If the automaker to watch in 2010 was Hyundai, Kia receives that honor for 2011. Not only does Kia match Hyundai’s promise of value and quality products, the Koreans have quickly figured out how to share important parts like engines and platforms without creating me-too vehicles that only have different badges. The differences between a Hyundai Sonata and a Kia Optima are significant — both the exterior design and the interior execution.
Kia has always tried to be the sportier of the two Korean brands, and models like the Sportage SX do a lot to back up that claim. The suspension tuning, specifically damping rates, could be a bit firmer, but the turbo four-cylinder engine is certainly sportier than most crossover or SUV powerplants. A well-executed interior that can also be described as driver-oriented is becoming a signature Kia touch. The Sportage interior isn’t quite as driver-oriented as the Optima’s, but I had no problem reaching all the controls.
I’m very impressed by the brand’s steady, quiet march. The products have become very good. Kia just needs to perfect its suspension tuning to really advance its sportiness and move from being an also-ran to a real contender in the marketplace. If Kia can improve the damping to provide a firmer yet not harsh ride, the brand will be right there with the best.
Phil Floraday, Senior Web Editor
The Sportage SX is yet another new, well-executed vehicle from Kia, which is quickly turning the page from just another car company, to one that we look forward to seeing new models from. The turbocharger mates well to the 2.0-liter engine and provides impressive power. My passengers kept asking if this really was a Kia because they “didn’t know Kia made cars like that.”
Another improvement is the interior. The nicely laid out, two-tier approach for radio and climate controls is very user friendly. Perhaps the only area that needs attention, as in all Korean cars it seems, is the suspension.
Mike Ofiara, Road Test Coordinator
The turbocharged engine really adds a lot of zip to the new 2011 Kia Sportage. A turbo in a small crossover isn’t a very common formula (the Acura RDX and the Volkswagen Tiguan are the only other two), but the extra power helps enhance the sporty feeling of the Kia. The turbo felt a bit too peaky for a family car in my opinion, but I still found this Sportage to be amusing to drive. And it looks quite sporty, too.
We tested an all-wheel-drive SX model (SX = turbo), but AWD is not standard with this engine. Based on this powertrain’s character, I’d be very hesitant to go with front-wheel drive here, as torque steer seems likely. All-wheel drive carries a $1500 premium.
Speaking of pricing, the SX is $2500 more than the well-optioned Sportage EX, not bad for an extra 84 hp and 101 lb-ft of torque. The base 2011 Sportage, though, starts at a low $18,990, which isn’t much more than my wife’s old, bare bones 2007 Sportage. The comparison between the current- and last-generation Sportage ends with the price, however; the new version is refined and good-looking, whereas the old model left a lot to be desired with regards to perceived quality and styling.
Rusty Blackwell, Copy Editor
I spent the Easter weekend with the Kia Sportage SX, driving it on a 300-mile round trip to Grand Rapids. It was the perfect vehicle for the job of transporting two people, a dog, and some overnight bags. The Sportage’s highway manners were quite good, with the 260-hp turbo four-cylinder providing plenty of power for passing and high-speed cruising; we also appreciated the comfortable seats and the satellite radio. The climate controls and navigation/entertainment system are extremely easy to use – this is a car that even my mother, who is intimidated by most new-car electronics, would have no trouble figuring out.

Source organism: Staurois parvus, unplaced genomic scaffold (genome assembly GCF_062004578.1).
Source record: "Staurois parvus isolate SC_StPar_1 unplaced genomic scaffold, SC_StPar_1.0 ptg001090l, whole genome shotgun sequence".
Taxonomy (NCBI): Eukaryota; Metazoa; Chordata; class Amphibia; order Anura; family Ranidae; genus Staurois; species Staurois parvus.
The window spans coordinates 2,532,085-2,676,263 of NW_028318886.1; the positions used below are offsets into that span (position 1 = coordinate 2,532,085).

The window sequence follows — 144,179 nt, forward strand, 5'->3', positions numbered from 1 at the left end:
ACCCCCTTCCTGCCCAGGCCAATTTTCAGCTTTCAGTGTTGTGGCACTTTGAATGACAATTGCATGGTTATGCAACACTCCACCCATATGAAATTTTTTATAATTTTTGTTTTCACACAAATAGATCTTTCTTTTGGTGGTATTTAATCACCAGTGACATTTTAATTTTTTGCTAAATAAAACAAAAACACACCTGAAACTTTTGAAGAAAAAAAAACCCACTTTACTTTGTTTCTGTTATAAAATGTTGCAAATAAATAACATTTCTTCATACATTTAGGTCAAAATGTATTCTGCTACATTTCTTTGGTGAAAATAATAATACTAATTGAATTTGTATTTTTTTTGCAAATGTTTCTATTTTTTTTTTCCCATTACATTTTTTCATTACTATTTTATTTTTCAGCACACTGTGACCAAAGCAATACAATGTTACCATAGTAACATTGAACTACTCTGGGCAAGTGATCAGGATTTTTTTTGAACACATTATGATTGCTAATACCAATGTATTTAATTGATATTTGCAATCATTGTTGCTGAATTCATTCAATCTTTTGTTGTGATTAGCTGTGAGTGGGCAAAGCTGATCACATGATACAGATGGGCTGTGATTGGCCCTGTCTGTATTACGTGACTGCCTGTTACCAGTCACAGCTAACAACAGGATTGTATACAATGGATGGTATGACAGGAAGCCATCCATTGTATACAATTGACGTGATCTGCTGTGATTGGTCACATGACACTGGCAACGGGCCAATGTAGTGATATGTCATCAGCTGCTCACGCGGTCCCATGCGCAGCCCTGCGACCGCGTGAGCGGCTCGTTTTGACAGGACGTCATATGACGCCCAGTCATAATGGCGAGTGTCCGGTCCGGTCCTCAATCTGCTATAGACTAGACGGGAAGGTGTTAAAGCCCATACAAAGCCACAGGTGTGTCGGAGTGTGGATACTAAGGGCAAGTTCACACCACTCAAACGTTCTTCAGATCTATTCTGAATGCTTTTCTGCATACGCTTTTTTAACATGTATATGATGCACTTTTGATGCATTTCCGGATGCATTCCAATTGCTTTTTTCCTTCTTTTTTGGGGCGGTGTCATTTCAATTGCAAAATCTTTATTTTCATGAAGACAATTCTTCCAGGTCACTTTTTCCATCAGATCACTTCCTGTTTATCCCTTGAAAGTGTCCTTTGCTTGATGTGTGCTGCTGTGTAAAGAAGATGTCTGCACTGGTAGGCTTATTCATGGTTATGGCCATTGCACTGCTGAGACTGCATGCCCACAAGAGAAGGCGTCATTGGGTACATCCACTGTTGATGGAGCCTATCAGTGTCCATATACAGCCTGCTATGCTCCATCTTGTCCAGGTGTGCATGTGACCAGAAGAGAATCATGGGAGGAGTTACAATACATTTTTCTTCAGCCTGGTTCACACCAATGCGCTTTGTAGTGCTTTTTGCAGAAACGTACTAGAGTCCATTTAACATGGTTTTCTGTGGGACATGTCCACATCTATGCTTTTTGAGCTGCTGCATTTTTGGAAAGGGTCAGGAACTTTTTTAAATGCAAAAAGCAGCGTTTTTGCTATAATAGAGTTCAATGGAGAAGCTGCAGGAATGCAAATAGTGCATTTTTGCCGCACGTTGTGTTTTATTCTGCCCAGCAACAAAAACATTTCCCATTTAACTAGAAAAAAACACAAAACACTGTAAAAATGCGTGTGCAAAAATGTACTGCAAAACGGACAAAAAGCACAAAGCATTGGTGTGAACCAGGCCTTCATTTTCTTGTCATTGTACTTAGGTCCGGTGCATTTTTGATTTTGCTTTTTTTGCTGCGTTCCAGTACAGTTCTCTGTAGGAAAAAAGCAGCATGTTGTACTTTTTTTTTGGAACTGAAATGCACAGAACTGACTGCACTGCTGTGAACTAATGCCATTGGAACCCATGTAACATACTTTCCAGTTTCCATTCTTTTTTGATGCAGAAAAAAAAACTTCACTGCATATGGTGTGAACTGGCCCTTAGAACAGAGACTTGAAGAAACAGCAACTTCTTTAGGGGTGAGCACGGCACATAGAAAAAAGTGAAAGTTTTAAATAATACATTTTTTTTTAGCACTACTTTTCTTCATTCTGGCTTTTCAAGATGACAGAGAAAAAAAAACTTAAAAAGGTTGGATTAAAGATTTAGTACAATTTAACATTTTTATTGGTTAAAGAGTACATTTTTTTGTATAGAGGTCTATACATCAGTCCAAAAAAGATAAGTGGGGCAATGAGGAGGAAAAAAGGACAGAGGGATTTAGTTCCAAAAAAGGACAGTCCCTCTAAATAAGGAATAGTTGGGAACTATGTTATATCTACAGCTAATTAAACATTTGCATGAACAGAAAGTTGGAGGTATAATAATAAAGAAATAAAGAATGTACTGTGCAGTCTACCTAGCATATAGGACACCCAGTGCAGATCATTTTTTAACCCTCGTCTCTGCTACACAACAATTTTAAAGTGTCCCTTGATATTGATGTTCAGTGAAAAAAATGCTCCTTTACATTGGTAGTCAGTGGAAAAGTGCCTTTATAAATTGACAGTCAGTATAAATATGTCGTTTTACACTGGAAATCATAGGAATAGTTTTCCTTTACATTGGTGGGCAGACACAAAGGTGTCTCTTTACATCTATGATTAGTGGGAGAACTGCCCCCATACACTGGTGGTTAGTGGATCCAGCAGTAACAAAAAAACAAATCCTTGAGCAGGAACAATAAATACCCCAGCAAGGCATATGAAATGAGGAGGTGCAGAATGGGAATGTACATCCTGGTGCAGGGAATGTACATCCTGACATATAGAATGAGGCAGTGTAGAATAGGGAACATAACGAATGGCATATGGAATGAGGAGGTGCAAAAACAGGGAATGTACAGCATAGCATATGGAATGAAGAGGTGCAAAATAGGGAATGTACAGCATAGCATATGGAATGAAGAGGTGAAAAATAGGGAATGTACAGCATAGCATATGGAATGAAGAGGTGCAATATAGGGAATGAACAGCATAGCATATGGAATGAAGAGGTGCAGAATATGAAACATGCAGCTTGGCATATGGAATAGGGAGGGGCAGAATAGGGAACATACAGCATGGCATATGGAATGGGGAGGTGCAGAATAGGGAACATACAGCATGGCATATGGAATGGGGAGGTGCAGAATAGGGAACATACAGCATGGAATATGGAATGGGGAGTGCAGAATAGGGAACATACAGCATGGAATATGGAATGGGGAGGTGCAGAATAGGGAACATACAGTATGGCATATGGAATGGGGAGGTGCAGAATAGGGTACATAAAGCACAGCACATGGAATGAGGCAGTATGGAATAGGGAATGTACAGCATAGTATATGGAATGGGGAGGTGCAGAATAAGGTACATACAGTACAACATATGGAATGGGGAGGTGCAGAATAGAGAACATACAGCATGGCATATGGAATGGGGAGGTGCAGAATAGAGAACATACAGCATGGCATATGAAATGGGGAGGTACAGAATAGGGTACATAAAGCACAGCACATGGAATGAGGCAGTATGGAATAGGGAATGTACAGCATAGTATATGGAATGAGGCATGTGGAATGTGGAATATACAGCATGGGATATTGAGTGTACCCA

Its fuel economy was quite respectable at right around 25 mpg.
All one needs to do is park this Sportage next to a last-generation vehicle to see the remarkable strides that the company has made with its vehicles. Where the old Sportage was uninspired and stodgy, both in performance and styling, the current Sportage promises much more satisfying performance topped off with a modern, cohesive design.
Amy Skogstrom, Managing Editor
2011 Kia Sportage SX AWD
Base price (with destination): $27,990
Price as tested: $32,565
2.0-liter turbocharged 4-cylinder engine
6-speed automatic transmission
All-wheel drive system
Traction control system
Electronic stability control
Downhill brake/hill start assist
Rollover protection system
Tire pressure monitoring system
Dual-zone automatic climate control
Keyless entry and alarm system
AM/FM/CD/MP3 audio system with USB and Aux inputs
Sirius satellite radio
Multi-adjustable power driver seat
60/40-split rear seat
Tilt/telescoping steering column
Steering wheel controls (audio, Bluetooth, cruise control)
LED daytime running lights
Options on this vehicle:
Premium package with leather — $3000
Leather seat trim
Heated front seats
Ventilated driver seat
Auto-dimming rearview mirror
Back-up warning system
Heated outside mirrors
Navigation with premium audio — $1500
Navigation with Sirius satellite radio
Premium audio with amp and subwoofer
Cargo mat — $75
Key options not on vehicle:
Premium package with blue or orange interior — $1000
21 / 25 / 23 mpg
2.0L turbocharged DOHC I-4
Horsepower: 260 hp @ 6000 rpm
Torque: 269 lb-ft @ 1850-3000 rpm
Curb weight: 3466 lb
Wheels/tires: 18-inch alloy wheels
235/55R18 Hankook Optimo all-season tires
What’s new? Everything